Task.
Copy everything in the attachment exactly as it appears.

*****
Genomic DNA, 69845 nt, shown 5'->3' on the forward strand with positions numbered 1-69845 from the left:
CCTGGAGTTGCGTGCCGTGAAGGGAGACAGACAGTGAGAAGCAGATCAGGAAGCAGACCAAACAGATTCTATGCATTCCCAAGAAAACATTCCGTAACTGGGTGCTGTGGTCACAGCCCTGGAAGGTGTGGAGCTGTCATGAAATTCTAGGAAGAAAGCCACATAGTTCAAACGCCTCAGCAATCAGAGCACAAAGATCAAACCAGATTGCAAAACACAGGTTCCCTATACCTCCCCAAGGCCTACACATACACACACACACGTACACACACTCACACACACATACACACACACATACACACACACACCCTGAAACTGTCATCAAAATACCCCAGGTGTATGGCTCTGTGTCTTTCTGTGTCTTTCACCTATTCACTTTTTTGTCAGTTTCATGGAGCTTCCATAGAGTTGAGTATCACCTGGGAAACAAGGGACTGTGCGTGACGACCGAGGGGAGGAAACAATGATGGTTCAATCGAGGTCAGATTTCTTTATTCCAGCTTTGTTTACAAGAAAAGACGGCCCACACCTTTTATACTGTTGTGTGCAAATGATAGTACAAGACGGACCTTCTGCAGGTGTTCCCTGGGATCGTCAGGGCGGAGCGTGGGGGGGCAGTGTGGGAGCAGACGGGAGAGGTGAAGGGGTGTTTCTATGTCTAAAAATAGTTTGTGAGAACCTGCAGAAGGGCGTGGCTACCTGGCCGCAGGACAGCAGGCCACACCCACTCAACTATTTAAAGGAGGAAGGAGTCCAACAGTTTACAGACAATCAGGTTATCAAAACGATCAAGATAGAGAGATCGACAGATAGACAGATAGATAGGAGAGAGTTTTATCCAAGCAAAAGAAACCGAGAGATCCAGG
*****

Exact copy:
Genomic DNA, 69845 nt, shown 5'->3' on the forward strand with positions numbered 1-69845 from the left:
CCTGGAGTTGCGTGCCGTGAAGGGAGACAGACAGTGAGAAGCAGATCAGGAAGCAGACCAAACAGATTCTATGCATTCCCAAGAAAACATTCCGTAACTGGGTGCTGTGGTCACAGCCCTGGAAGGTGTGGAGCTGTCATGAAATTCTAGGAAGAAAGCCACATAGTTCAAACGCCTCAGCAATCAGAGCACAAAGATCAAACCAGATTGCAAAACACAGGTTCCCTATACCTCCCCAAGGCCTACACATACACACACACACGTACACACACTCACACACACATACACACACACATACACACACACACCCTGAAACTGTCATCAAAATACCCCAGGTGTATGGCTCTGTGTCTTTCTGTGTCTTTCACCTATTCACTTTTTTGTCAGTTTCATGGAGCTTCCATAGAGTTGAGTATCACCTGGGAAACAAGGGACTGTGCGTGACGACCGAGGGGAGGAAACAATGATGGTTCAATCGAGGTCAGATTTCTTTATTCCAGCTTTGTTTACAAGAAAAGACGGCCCACACCTTTTATACTGTTGTGTGCAAATGATAGTACAAGACGGACCTTCTGCAGGTGTTCCCTGGGATCGTCAGGGCGGAGCGTGGGGGGGCAGTGTGGGAGCAGACGGGAGAGGTGAAGGGGTGTTTCTATGTCTAAAAATAGTTTGTGAGAACCTGCAGAAGGGCGTGGCTACCTGGCCGCAGGACAGCAGGCCACACCCACTCAACTATTTAAAGGAGGAAGGAGTCCAACAGTTTACAGACAATCAGGTTATCAAAACGATCAAGATAGAGAGATCGACAGATAGACAGATAGATAGGAGAGAGTTTTATCCAAGCAAAAGAAACCGAGAGATCCAGG